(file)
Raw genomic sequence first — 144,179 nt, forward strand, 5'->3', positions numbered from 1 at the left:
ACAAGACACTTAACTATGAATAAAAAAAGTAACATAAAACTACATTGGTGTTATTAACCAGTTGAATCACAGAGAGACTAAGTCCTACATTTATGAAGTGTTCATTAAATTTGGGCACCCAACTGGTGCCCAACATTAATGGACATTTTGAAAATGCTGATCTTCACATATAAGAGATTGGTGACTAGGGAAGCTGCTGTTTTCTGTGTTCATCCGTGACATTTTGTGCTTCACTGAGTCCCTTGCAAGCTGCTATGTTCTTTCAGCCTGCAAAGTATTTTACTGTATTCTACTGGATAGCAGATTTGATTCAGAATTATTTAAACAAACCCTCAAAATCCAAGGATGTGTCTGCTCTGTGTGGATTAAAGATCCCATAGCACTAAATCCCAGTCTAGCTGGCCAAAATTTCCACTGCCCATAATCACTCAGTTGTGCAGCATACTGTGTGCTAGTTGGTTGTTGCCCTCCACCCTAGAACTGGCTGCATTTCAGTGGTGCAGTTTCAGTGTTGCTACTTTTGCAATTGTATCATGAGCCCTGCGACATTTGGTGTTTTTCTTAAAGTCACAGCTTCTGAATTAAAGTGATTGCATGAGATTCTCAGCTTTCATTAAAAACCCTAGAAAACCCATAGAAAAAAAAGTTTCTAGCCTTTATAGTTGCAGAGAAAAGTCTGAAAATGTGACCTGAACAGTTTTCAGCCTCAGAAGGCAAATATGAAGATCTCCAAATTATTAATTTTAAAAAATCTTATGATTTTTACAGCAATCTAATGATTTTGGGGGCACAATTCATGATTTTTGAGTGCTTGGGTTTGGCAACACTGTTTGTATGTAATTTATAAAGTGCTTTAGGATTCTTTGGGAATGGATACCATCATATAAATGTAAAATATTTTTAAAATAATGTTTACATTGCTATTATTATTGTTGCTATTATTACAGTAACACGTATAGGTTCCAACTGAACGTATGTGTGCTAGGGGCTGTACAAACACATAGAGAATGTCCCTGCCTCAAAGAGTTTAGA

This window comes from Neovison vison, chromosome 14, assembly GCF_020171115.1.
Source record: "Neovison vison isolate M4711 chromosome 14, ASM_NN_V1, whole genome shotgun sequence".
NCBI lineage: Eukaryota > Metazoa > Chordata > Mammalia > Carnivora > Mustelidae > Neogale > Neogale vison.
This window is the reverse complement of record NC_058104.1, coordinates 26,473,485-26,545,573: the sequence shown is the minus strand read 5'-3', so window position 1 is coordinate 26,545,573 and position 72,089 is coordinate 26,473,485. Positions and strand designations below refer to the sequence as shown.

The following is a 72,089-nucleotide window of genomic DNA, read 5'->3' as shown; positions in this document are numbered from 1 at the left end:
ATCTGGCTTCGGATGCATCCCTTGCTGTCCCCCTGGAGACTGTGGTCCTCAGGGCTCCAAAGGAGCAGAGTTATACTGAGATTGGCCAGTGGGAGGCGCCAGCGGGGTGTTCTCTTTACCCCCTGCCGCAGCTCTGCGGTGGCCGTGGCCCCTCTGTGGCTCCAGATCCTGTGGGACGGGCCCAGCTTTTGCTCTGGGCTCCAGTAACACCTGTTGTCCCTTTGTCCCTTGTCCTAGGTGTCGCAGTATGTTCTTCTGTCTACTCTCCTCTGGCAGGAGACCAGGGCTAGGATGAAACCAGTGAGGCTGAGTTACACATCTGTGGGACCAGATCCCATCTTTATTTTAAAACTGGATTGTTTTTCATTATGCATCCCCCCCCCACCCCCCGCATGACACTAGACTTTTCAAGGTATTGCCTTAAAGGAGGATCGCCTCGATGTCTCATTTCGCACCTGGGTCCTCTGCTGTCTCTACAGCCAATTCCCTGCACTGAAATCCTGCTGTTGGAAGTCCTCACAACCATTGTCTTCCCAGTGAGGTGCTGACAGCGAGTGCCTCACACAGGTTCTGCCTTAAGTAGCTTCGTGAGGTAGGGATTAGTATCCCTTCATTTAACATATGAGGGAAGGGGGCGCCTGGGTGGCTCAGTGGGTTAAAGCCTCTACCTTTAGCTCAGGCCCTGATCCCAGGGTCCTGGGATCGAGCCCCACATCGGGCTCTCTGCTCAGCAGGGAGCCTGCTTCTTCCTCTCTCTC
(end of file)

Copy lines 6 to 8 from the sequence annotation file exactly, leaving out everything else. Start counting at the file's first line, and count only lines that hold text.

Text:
This window is the reverse complement of record NC_058104.1, coordinates 26,473,485-26,545,573: the sequence shown is the minus strand read 5'-3', so window position 1 is coordinate 26,545,573 and position 72,089 is coordinate 26,473,485. Positions and strand designations below refer to the sequence as shown.

The following is a 72,089-nucleotide window of genomic DNA, read 5'->3' as shown; positions in this document are numbered from 1 at the left end:
ATCTGGCTTCGGATGCATCCCTTGCTGTCCCCCTGGAGACTGTGGTCCTCAGGGCTCCAAAGGAGCAGAGTTATACTGAGATTGGCCAGTGGGAGGCGCCAGCGGGGTGTTCTCTTTACCCCCTGCCGCAGCTCTGCGGTGGCCGTGGCCCCTCTGTGGCTCCAGATCCTGTGGGACGGGCCCAGCTTTTGCTCTGGGCTCCAGTAACACCTGTTGTCCCTTTGTCCCTTGTCCTAGGTGTCGCAGTATGTTCTTCTGTCTACTCTCCTCTGGCAGGAGACCAGGGCTAGGATGAAACCAGTGAGGCTGAGTTACACATCTGTGGGACCAGATCCCATCTTTATTTTAAAACTGGATTGTTTTTCATTATGCATCCCCCCCCCACCCCCCGCATGACACTAGACTTTTCAAGGTATTGCCTTAAAGGAGGATCGCCTCGATGTCTCATTTCGCACCTGGGTCCTCTGCTGTCTCTACAGCCAATTCCCTGCACTGAAATCCTGCTGTTGGAAGTCCTCACAACCATTGTCTTCCCAGTGAGGTGCTGACAGCGAGTGCCTCACACAGGTTCTGCCTTAAGTAGCTTCGTGAGGTAGGGATTAGTATCCCTTCATTTAACATATGAGGGAAGGGGGCGCCTGGGTGGCTCAGTGGGTTAAAGCCTCTACCTTTAGCTCAGGCCCTGATCCCAGGGTCCTGGGATCGAGCCCCACATCGGGCTCTCTGCTCAGCAGGGAGCCTGCTTCTTCCTCTCTCTC